A sequencing device shown in FIG. 7 has a circularly crosssectioned housing 151 having a base plate 152. Mounted on the base plate 152 is a lamp holder 153 for a D.C. lamp 154. The D.C. lamp may be halogen or some other convenient type having direct current to provide consistent output light levels, with an illumination of approximately five (5) million lux. The lamp holder is situated on the diametrical centre of the housing 151 and located in the peripheral wall of the housing at the height of the lamp and in a common plane are twelve equicircumferentially spaced mounting tubes 155 into each of which are secured fibre optic cables 156. Each group of fibre optic cables lead to the projection lens, for example 121, of a projection apparatus. There may be provided cooling apertures (not shown) in the circumferential wall of the housing 151 to permit heat dissipation from the lamp and a cooling fan (not shown) may be supplied if required.
A lid assembly 157 is shown in a raised position over the housing but in use the lid assembly would be positioned such that a lid 158 is located on top of the housing 151. In the diametric centre of the lid and extending downwardly therethrough is a shaft 159 located in a roller bearing 160 and a thrust bearing 161. The shaft has a screw adjusting collar 162 to reduce play in the bearings and a further locking collar 163 is provided on top of the adjusting collar 162. The upper end of the shaft 159 is connected by a coupling 164 to a drive motor 165, the motor being supported by a bracket 166 and having a power supply cable 167. The lower end of the shaft 159 is connected to a stub 168, the stub supporting a reflector 169 having a radial rear portion 170 and including a condenser lens 171 in an opposed surface of the reflector to the radial area 170. The condenser lens and the radial portion of the reflector are arranged to be interposed between the lamp 154 and the fibre optic cables 156.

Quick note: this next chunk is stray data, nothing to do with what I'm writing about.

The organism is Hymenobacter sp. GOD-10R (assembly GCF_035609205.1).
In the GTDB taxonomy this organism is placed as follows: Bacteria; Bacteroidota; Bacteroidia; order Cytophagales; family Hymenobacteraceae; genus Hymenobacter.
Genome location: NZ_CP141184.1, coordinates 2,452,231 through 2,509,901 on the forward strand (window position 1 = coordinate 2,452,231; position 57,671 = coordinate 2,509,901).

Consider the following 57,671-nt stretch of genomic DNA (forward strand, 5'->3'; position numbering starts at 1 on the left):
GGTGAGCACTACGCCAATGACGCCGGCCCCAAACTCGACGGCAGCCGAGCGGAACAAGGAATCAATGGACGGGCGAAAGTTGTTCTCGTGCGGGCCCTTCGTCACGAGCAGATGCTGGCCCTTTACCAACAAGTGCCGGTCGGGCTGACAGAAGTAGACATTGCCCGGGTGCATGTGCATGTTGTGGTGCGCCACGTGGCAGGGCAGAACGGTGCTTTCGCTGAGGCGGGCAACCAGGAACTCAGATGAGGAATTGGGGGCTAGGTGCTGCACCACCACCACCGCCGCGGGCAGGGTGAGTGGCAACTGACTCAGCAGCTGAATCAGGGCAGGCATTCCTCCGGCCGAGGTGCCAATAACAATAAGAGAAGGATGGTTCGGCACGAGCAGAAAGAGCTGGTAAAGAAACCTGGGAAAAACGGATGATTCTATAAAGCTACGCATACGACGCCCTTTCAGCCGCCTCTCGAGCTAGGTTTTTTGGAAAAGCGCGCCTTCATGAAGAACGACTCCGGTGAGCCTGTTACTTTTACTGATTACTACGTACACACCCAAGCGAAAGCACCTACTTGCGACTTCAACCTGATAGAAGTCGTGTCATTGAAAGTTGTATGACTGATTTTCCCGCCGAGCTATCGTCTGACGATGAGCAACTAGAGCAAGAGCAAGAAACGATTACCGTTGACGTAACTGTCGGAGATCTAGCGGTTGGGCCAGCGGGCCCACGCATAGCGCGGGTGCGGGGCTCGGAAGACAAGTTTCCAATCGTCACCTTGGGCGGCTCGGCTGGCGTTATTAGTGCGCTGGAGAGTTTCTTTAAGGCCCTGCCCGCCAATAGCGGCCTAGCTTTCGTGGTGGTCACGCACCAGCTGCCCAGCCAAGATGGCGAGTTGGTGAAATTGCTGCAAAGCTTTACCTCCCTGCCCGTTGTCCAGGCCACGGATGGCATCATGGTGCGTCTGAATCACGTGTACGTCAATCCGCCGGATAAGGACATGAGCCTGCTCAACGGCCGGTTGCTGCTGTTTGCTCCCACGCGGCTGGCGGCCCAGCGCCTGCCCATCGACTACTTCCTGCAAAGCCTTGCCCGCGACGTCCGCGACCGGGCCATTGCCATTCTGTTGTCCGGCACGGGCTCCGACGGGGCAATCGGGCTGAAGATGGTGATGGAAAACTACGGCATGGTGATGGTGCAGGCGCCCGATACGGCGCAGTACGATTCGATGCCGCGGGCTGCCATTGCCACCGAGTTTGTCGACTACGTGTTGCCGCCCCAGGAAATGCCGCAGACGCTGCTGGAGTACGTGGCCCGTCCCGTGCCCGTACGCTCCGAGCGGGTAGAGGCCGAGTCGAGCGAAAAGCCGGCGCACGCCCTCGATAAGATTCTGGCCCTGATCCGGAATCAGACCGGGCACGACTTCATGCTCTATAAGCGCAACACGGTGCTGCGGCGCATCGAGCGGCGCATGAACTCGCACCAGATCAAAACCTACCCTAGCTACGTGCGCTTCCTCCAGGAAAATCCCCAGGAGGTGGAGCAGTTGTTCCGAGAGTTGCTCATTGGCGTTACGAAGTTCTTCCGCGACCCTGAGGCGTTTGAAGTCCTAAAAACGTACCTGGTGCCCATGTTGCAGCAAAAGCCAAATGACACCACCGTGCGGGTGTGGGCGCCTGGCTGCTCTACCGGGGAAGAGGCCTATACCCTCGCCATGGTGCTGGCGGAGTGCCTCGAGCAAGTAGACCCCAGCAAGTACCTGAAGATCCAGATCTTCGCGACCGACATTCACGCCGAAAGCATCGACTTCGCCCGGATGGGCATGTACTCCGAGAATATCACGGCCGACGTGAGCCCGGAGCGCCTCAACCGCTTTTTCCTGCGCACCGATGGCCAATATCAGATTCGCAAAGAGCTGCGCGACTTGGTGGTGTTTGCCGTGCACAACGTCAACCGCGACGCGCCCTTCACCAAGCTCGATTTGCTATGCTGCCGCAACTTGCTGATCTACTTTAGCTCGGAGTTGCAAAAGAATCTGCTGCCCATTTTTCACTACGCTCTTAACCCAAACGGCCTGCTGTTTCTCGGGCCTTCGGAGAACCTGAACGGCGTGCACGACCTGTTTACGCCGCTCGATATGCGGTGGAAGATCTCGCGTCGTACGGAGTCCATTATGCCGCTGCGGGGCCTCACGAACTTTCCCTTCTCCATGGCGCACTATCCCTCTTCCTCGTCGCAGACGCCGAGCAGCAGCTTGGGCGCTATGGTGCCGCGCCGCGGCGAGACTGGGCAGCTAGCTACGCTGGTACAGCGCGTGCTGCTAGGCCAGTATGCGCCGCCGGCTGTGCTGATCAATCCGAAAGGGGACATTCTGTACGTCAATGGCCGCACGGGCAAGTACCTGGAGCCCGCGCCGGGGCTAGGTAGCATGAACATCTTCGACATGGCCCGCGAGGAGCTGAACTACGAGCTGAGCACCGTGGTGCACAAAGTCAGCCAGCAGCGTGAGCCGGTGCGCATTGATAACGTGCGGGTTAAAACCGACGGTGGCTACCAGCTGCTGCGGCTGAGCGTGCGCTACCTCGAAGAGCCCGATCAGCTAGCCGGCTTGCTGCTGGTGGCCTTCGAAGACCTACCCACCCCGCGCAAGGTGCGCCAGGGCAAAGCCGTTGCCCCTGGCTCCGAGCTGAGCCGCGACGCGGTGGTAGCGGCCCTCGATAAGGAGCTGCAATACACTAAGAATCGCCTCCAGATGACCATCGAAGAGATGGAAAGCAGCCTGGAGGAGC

An aperture 180 is provided in a wall of the reflector and positioned to be in alignment with the aperture 180 is a photodetector 181 located to be stationarily secured to the lid. The photodetector 181 has an output cable 182 for synchonising the rotation of the lens 171 with a charge coupled device sensing unit and can also be used in conjunction with the similar signals derived by the light sensor assembly 115 of the projection apparatus. Thus the photodetector 181 acts as a synchonising device. In operation the motor 165 rotates shaft 159 and hence the stub 168 to thereby rotate the condenser lense 171 about the lamp 154. Light is thus projected to each of the fibre optic cables 156 in turn so that each of the twelve projection apparatuses connected to a respective fibre optic cable illuminates an object.
If, as in the present example, twelve projection apparatuses are used, they are positioned equi-circumferentially about an object. Starting from a datum position the projection apparatuses could be numbered 1 to 12. The fibre optic cables positioned circumferentially around the housing could be numbered from a datum 12, 6, 11, 5, 10, 4, 9, 3, 8, 2, 7, 1, or any other desirable order so that by such an arrangement opposing projection apparatuses will be illuminated in turn. It will therefore be understood that a very large number of patterns may be projected on to an object without the patterns overlapping with one another.
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|U.S. Classification||353/28, 353/46, 353/42, 353/62|
|International Classification||G01B11/00, G01B11/24, G01B11/25|
|Cooperative Classification||G01B11/2522, G01B11/2518, G01B11/00|
|European Classification||G01B11/00, G01B11/25F2, G01B11/25F|
|Aug 19, 1988||AS||Assignment|
Owner name: L.B.P. PARTNERSHIP, 1706 WASHINGTON AVENUE, ST. LO
Free format text: ASSIGNMENT OF ASSIGNORS INTEREST.;ASSIGNOR:CRUICKSHANK, JOHN S.;REEL/FRAME:004931/0436
Effective date: 19880802
Owner name: L.B.P. PARTNERSHIP, MISSOURI
Free format text: ASSIGNMENT OF ASSIGNORS INTEREST;ASSIGNOR:CRUICKSHANK, JOHN S.;REEL/FRAME:004931/0436
Effective date: 19880802
|Mar 20, 1990||AS||Assignment|
Owner name: P&W/LBP MASTER PARTNERSHIP, MISSOURI
Free format text: ASSIGNMENT OF ASSIGNORS INTEREST.;ASSIGNOR:LBP PARTNERSHIP, 1706 WASHINGTON AVE., ST. LOUIS, MO. 63103, A MO. GENERAL PARTNERSHIP;REEL/FRAME:005253/0226
Effective date: 19890501
|Sep 7, 1993||FPAY||Fee payment|
Year of fee payment: 4
|Feb 13, 1998||REMI||Maintenance fee reminder mailed|
|Apr 19, 1998||LAPS||Lapse for failure to pay maintenance fees|
|Jun 30, 1998||FP||Expired due to failure to pay maintenance fee|
Effective date: 19980422